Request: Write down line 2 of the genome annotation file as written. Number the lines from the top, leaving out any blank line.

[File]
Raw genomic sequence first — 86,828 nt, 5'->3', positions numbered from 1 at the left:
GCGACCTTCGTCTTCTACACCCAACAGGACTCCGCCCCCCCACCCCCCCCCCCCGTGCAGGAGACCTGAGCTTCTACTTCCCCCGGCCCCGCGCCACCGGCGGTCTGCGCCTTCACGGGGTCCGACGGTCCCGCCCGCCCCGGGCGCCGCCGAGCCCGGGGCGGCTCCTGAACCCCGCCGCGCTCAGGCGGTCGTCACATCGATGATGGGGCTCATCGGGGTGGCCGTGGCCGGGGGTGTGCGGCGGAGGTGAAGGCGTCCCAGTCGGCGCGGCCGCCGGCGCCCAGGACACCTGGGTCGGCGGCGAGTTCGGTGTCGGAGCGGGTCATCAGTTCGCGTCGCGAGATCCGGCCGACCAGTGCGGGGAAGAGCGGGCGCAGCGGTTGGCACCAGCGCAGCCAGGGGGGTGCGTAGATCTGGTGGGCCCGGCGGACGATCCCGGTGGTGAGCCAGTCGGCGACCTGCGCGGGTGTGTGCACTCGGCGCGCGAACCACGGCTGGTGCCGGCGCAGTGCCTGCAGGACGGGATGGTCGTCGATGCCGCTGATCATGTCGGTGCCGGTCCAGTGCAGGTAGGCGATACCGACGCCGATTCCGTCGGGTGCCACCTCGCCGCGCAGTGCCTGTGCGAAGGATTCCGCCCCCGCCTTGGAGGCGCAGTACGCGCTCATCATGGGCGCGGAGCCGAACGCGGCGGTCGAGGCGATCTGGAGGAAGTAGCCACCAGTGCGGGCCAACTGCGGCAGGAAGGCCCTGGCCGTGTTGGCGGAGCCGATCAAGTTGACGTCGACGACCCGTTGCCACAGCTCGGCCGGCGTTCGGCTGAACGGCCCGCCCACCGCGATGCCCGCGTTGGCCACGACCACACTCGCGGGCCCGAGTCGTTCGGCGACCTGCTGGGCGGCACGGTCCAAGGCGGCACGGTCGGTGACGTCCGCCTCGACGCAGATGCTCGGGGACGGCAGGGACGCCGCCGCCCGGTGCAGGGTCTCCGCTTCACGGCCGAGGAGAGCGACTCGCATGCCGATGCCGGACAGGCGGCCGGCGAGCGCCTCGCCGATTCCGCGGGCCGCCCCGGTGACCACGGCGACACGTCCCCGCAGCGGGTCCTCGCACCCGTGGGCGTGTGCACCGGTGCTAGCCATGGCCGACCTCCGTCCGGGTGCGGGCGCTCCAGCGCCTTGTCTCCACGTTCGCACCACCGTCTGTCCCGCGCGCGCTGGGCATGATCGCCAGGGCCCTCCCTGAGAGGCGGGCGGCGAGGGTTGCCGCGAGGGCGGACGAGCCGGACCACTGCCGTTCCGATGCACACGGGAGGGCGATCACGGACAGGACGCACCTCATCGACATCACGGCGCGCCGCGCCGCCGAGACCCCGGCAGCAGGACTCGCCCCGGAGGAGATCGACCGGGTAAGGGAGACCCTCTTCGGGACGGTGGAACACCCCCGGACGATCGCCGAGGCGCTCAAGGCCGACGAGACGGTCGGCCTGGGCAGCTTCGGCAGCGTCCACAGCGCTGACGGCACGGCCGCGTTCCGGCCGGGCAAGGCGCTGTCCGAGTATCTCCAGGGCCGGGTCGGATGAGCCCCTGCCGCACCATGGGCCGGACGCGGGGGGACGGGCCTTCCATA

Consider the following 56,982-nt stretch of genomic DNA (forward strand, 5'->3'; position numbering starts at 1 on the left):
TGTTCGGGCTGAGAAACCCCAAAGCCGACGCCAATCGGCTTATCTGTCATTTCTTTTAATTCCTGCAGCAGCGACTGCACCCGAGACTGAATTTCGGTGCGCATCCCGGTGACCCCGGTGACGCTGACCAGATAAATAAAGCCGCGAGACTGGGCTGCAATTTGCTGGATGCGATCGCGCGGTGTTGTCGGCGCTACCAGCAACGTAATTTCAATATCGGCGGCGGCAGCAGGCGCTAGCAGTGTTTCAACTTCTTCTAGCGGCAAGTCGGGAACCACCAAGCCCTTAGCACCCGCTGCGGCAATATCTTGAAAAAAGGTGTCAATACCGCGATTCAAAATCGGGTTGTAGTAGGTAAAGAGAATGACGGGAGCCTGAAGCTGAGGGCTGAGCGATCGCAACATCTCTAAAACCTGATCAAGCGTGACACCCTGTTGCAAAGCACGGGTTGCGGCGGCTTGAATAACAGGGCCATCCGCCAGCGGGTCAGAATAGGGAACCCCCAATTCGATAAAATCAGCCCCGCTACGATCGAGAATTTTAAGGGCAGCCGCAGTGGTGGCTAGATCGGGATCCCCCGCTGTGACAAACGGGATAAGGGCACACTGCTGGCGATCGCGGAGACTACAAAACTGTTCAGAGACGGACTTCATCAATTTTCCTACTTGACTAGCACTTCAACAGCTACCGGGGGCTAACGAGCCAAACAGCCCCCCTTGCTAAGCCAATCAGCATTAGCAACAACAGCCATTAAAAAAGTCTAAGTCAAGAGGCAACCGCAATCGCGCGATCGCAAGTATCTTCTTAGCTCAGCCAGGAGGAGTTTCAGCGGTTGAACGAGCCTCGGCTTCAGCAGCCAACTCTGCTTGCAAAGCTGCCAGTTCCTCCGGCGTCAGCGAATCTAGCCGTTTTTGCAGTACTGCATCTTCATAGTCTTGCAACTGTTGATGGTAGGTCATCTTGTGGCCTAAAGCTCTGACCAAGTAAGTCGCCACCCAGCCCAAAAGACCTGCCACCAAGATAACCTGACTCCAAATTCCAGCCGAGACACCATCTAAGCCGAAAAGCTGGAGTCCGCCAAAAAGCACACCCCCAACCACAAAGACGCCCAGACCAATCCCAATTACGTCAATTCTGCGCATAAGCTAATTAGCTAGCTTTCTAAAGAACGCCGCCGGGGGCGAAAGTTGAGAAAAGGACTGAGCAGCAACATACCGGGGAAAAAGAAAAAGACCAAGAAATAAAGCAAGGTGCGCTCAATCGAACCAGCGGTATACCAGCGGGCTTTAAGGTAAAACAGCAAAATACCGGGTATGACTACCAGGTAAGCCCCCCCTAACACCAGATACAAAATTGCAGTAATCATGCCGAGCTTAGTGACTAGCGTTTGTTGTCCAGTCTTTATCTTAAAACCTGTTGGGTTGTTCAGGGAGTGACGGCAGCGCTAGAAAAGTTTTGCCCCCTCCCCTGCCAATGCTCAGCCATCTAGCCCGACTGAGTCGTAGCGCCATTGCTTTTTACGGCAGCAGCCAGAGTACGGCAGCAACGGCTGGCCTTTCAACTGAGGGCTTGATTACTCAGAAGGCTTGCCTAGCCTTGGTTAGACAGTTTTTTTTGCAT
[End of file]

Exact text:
GCGACCTTCGTCTTCTACACCCAACAGGACTCCGCCCCCCCACCCCCCCCCCCCGTGCAGGAGACCTGAGCTTCTACTTCCCCCGGCCCCGCGCCACCGGCGGTCTGCGCCTTCACGGGGTCCGACGGTCCCGCCCGCCCCGGGCGCCGCCGAGCCCGGGGCGGCTCCTGAACCCCGCCGCGCTCAGGCGGTCGTCACATCGATGATGGGGCTCATCGGGGTGGCCGTGGCCGGGGGTGTGCGGCGGAGGTGAAGGCGTCCCAGTCGGCGCGGCCGCCGGCGCCCAGGACACCTGGGTCGGCGGCGAGTTCGGTGTCGGAGCGGGTCATCAGTTCGCGTCGCGAGATCCGGCCGACCAGTGCGGGGAAGAGCGGGCGCAGCGGTTGGCACCAGCGCAGCCAGGGGGGTGCGTAGATCTGGTGGGCCCGGCGGACGATCCCGGTGGTGAGCCAGTCGGCGACCTGCGCGGGTGTGTGCACTCGGCGCGCGAACCACGGCTGGTGCCGGCGCAGTGCCTGCAGGACGGGATGGTCGTCGATGCCGCTGATCATGTCGGTGCCGGTCCAGTGCAGGTAGGCGATACCGACGCCGATTCCGTCGGGTGCCACCTCGCCGCGCAGTGCCTGTGCGAAGGATTCCGCCCCCGCCTTGGAGGCGCAGTACGCGCTCATCATGGGCGCGGAGCCGAACGCGGCGGTCGAGGCGATCTGGAGGAAGTAGCCACCAGTGCGGGCCAACTGCGGCAGGAAGGCCCTGGCCGTGTTGGCGGAGCCGATCAAGTTGACGTCGACGACCCGTTGCCACAGCTCGGCCGGCGTTCGGCTGAACGGCCCGCCCACCGCGATGCCCGCGTTGGCCACGACCACACTCGCGGGCCCGAGTCGTTCGGCGACCTGCTGGGCGGCACGGTCCAAGGCGGCACGGTCGGTGACGTCCGCCTCGACGCAGATGCTCGGGGACGGCAGGGACGCCGCCGCCCGGTGCAGGGTCTCCGCTTCACGGCCGAGGAGAGCGACTCGCATGCCGATGCCGGACAGGCGGCCGGCGAGCGCCTCGCCGATTCCGCGGGCCGCCCCGGTGACCACGGCGACACGTCCCCGCAGCGGGTCCTCGCACCCGTGGGCGTGTGCACCGGTGCTAGCCATGGCCGACCTCCGTCCGGGTGCGGGCGCTCCAGCGCCTTGTCTCCACGTTCGCACCACCGTCTGTCCCGCGCGCGCTGGGCATGATCGCCAGGGCCCTCCCTGAGAGGCGGGCGGCGAGGGTTGCCGCGAGGGCGGACGAGCCGGACCACTGCCGTTCCGATGCACACGGGAGGGCGATCACGGACAGGACGCACCTCATCGACATCACGGCGCGCCGCGCCGCCGAGACCCCGGCAGCAGGACTCGCCCCGGAGGAGATCGACCGGGTAAGGGAGACCCTCTTCGGGACGGTGGAACACCCCCGGACGATCGCCGAGGCGCTCAAGGCCGACGAGACGGTCGGCCTGGGCAGCTTCGGCAGCGTCCACAGCGCTGACGGCACGGCCGCGTTCCGGCCGGGCAAGGCGCTGTCCGAGTATCTCCAGGGCCGGGTCGGATGAGCCCCTGCCGCACCATGGGCCGGACGCGGGGGGACGGGCCTTCCATA